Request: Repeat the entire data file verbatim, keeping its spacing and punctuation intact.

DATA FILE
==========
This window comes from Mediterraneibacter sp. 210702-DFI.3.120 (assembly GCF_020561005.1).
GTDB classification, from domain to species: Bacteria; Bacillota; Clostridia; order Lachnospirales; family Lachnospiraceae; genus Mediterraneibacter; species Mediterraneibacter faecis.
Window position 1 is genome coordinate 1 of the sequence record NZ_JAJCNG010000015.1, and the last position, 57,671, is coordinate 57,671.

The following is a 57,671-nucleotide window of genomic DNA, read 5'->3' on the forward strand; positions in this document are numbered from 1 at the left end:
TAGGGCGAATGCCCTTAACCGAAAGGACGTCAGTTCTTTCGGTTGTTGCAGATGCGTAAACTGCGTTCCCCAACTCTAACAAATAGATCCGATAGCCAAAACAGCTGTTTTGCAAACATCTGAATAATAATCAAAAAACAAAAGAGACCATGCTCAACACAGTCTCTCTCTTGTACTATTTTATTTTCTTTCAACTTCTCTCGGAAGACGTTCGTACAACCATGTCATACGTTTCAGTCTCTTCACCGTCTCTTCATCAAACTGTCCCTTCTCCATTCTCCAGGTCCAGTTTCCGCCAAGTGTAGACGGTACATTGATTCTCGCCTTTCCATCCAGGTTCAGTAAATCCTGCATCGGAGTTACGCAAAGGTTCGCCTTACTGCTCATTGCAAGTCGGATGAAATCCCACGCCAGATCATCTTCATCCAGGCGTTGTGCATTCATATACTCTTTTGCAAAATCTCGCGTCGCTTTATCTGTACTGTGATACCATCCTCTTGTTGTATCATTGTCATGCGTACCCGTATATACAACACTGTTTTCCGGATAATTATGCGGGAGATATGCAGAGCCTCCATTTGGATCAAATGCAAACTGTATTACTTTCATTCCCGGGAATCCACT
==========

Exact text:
This window comes from Mediterraneibacter sp. 210702-DFI.3.120 (assembly GCF_020561005.1).
GTDB classification, from domain to species: Bacteria; Bacillota; Clostridia; order Lachnospirales; family Lachnospiraceae; genus Mediterraneibacter; species Mediterraneibacter faecis.
Window position 1 is genome coordinate 1 of the sequence record NZ_JAJCNG010000015.1, and the last position, 57,671, is coordinate 57,671.

The following is a 57,671-nucleotide window of genomic DNA, read 5'->3' on the forward strand; positions in this document are numbered from 1 at the left end:
TAGGGCGAATGCCCTTAACCGAAAGGACGTCAGTTCTTTCGGTTGTTGCAGATGCGTAAACTGCGTTCCCCAACTCTAACAAATAGATCCGATAGCCAAAACAGCTGTTTTGCAAACATCTGAATAATAATCAAAAAACAAAAGAGACCATGCTCAACACAGTCTCTCTCTTGTACTATTTTATTTTCTTTCAACTTCTCTCGGAAGACGTTCGTACAACCATGTCATACGTTTCAGTCTCTTCACCGTCTCTTCATCAAACTGTCCCTTCTCCATTCTCCAGGTCCAGTTTCCGCCAAGTGTAGACGGTACATTGATTCTCGCCTTTCCATCCAGGTTCAGTAAATCCTGCATCGGAGTTACGCAAAGGTTCGCCTTACTGCTCATTGCAAGTCGGATGAAATCCCACGCCAGATCATCTTCATCCAGGCGTTGTGCATTCATATACTCTTTTGCAAAATCTCGCGTCGCTTTATCTGTACTGTGATACCATCCTCTTGTTGTATCATTGTCATGCGTACCCGTATATACAACACTGTTTTCCGGATAATTATGCGGGAGATATGCAGAGCCTCCATTTGGATCAAATGCAAACTGTATTACTTTCATTCCCGGGAATCCACT